A group of 25 architecture graduate students voiced their disagreement with the selection of Alejandro Zaera-Polo as the new dean of the School of Architecture to University President Shirley Tilghman Wednesday morning.
A Spanish-born architect based in London, Zaero-Polo has been a visiting professor at the University since 2008. The group of graduate students gathered at Tilghman’s open office hours to present a letter explaining why they contested Zaera-Polo’s appointment.
“We believe that the selection of Zaera-Polo, with his previously stated objections to the core of Princeton’s pedagogical tradition of the thesis, as well as his poor course evaluations as a professor, puts the School of Architecture’s future in danger and should be reconsidered,” the letter reads.
A graduate student in the School of Architecture who was granted anonymity in order to speak freely about the school said in an email that students are uneasy about the new dean’s prior statements. Specifically, the graduate students disagree with statements Zaero-Polo has made about his pedagogical approach, most notably his statements in a 2002 interview conducted while he was serving as dean of the Beulage Institute in Rotterdam.
The graduate student noted that they were particularly upset with “his disbelief in the concept of a thesis project in architecture.” Students’ concerns also include “his statements that he is ‘uninterested in architecture as a critical cultural practice,’ which is one of the things that distinguishes the idiosyncratic Princeton School of Architecture from others around the world.”
Zaera-Polo said in an interview that he is “itching” to discuss the students’ concerns, adding that he was relatively unaware of why his appointment was controversial.
“It’s very difficult for me to know exactly what their concerns are and why they have them,” Zaera-Polo said. “I am looking forward to meeting them and answering to their concerns in person.”
The idea that he is opposed to the architectural thesis is “a rumor being spread without reason,” Zaera-Polo said. “I believe the thesis is actually one of Princeton’s most distinctive qualities as a school,” he explained.
Students in the architecture program have been resistant to the possibility of a Zaera-Polo deanship since the search began in October. Amid rumors that Zaera-Polo was under consideration, two different groups of graduate students sent letters to the School voicing their disagreement earlier this spring.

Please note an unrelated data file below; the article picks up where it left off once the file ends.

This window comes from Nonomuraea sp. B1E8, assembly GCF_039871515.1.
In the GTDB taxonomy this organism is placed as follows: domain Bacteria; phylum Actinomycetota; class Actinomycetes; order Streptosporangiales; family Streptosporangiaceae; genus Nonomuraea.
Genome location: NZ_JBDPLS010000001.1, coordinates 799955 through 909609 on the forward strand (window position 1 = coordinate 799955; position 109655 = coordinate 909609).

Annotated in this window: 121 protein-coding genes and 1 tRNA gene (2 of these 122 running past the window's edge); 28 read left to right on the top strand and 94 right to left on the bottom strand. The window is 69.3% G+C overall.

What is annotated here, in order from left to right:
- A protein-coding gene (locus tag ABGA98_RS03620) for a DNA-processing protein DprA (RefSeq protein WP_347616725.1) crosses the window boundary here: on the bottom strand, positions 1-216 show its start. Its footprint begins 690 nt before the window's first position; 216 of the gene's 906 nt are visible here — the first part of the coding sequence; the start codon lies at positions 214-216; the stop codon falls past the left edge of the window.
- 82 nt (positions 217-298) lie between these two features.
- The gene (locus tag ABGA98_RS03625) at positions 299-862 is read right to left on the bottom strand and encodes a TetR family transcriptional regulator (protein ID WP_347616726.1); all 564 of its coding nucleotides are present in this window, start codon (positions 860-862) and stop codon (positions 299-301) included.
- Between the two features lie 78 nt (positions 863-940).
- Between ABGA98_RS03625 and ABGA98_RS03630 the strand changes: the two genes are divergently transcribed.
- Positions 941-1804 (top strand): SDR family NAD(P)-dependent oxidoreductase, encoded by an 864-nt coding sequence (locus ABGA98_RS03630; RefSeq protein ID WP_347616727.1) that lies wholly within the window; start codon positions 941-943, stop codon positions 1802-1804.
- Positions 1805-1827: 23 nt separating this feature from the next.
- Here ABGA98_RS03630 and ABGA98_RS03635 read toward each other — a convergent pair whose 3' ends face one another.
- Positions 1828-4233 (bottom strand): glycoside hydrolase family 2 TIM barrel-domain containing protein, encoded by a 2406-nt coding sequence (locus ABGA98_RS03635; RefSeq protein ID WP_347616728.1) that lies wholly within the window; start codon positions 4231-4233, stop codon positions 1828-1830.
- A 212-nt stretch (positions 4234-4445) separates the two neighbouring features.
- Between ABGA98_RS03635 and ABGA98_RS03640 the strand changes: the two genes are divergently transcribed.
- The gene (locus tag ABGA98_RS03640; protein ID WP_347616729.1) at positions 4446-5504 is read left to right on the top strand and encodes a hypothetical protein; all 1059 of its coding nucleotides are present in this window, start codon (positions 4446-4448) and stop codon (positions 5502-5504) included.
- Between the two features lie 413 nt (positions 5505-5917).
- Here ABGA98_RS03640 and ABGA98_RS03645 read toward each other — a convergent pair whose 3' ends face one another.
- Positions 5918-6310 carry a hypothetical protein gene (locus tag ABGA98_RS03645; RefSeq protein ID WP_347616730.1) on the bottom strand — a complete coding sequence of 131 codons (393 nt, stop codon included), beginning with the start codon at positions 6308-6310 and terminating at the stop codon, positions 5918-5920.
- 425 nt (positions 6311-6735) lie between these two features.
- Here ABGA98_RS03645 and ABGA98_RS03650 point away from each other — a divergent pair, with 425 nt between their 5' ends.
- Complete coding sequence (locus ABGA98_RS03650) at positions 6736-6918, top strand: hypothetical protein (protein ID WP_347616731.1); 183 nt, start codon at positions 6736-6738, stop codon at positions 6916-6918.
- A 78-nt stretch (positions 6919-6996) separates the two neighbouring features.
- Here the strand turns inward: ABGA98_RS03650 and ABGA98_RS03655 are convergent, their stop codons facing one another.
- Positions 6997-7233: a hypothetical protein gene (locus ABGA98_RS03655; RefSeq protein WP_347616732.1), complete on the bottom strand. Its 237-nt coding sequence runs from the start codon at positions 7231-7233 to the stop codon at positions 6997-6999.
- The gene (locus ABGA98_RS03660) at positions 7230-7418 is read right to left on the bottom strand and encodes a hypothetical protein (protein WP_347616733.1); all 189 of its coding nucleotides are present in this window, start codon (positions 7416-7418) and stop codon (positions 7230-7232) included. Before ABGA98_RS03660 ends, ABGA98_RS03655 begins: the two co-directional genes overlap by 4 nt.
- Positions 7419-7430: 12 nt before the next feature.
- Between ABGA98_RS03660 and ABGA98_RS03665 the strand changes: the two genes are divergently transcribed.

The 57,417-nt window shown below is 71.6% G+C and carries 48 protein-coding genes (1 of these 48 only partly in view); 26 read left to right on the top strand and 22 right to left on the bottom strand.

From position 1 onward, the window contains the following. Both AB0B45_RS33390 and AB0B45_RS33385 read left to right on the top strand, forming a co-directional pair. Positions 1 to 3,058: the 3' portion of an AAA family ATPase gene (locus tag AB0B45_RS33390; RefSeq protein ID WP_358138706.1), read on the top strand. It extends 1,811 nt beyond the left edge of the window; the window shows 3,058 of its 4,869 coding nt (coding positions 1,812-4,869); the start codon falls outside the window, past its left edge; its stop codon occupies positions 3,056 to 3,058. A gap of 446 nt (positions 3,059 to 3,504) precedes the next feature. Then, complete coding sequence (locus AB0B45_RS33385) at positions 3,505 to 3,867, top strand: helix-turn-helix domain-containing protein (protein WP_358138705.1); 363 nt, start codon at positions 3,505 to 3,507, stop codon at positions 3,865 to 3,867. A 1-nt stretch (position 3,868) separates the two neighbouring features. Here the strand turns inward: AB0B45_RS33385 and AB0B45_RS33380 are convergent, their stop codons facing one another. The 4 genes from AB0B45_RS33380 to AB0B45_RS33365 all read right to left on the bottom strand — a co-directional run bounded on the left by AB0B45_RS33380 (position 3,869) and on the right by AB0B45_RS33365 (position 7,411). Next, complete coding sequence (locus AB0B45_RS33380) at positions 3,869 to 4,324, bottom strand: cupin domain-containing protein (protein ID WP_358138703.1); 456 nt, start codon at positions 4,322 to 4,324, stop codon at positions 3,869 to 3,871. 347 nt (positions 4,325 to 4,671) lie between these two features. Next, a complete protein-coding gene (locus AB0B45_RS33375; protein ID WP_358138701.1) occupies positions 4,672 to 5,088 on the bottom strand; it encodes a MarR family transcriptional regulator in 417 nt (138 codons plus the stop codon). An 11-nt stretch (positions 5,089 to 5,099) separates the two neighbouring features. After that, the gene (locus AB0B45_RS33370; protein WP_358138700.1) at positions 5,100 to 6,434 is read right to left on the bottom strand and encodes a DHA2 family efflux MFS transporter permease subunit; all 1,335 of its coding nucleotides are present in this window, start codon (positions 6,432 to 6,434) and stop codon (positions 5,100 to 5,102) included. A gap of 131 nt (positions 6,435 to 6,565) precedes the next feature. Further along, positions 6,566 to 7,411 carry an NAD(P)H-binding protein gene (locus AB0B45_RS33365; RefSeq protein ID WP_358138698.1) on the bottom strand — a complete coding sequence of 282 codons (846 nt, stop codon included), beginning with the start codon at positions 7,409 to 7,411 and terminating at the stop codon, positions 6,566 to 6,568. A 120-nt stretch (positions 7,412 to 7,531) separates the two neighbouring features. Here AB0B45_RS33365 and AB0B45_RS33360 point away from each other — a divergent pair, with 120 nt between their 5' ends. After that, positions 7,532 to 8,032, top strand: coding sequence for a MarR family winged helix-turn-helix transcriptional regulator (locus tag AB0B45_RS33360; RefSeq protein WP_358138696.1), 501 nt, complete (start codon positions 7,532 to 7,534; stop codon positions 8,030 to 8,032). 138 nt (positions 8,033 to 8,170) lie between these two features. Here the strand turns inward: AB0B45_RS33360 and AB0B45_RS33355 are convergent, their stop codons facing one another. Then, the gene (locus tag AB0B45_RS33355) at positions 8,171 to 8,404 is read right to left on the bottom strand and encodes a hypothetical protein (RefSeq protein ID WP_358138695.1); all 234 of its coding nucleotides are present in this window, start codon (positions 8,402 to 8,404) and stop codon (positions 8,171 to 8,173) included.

After Zaera-Polo’s appointment was announced Tuesday afternoon, an email survey was sent to the 68 master’s and Ph.D. candidates in the program asking for their thoughts on Zaera-Polo’s appointment. At press time, only five of the 58 students that had responded indicated support.
Despite the students’ concerns, Tilghman reaffirmed her support of Zaera-Polo’s appointment, saying that the 2002 interview did not necessarily indicate his current positions.
“Given that the interview was almost 10 years ago, I hope that the students will be willing to engage the new dean in conversation about his current thinking about architectural pedagogy and how they relate to our school before jumping to conclusions,” Tilghman said in an email. “I know that Mr. Zaera-Polo is eager to have those conversations.”
In addition to disagreement with Zaera-Polo’s approaches to architecture education, students are “nearly unanimous” in their concern over the secrecy of the selection process, the graduate student said.
The graduate student said that students’ only involvement in the process was a meeting with a few members of the search committee in fall 2011. At the meeting, they were asked to submit a statement describing values they sought in the new dean and were asked “not to fan the rumor mill.”
“Of course this mysterious process only serves to intensify rumors,” the graduate student explained. “At this point, the students are looking forward to talking with [Zaera-Polo] to discuss our concerns, since we have not heard anything else from the dean search committee, Stan Allen or [Zaera-Polo] other than the email we received of the announcement and the University press release,” he added.
Outgoing dean Stan Allen GS ’88 said the search committee met with students on a number of occasions to solicit suggestions for the next dean.
“I can be pretty certain they took those suggestions and any concerns very seriously over the course of their deliberations,” Allen said in an email.
Once the committee arrives at a short list, however, the list is made confidential and “the door is closed,” Allen said. Tilghman interviewed all three candidates on the short list and made the final decision, he said.
“[The students] need to understand that they had exactly the same voice and input in the process as the other [School of Architecture] constituencies — faculty, alumni and advisory council,” Allen said. “Nobody left them out of the process.”
Art and archaeology professor Hal Foster, who served on the search committee, said in an email that he was pleased with Tilghman’s selection.
“When there’s a change in deanship, even in chairmanship, there’s always some anxiety. And sometimes there’s some disappointment too. That’ll pass,” Foster explained. “Debate, on the other hand, is always a good thing — and I believe Alejandro will foster an excellent dialogue with all parts of the school.”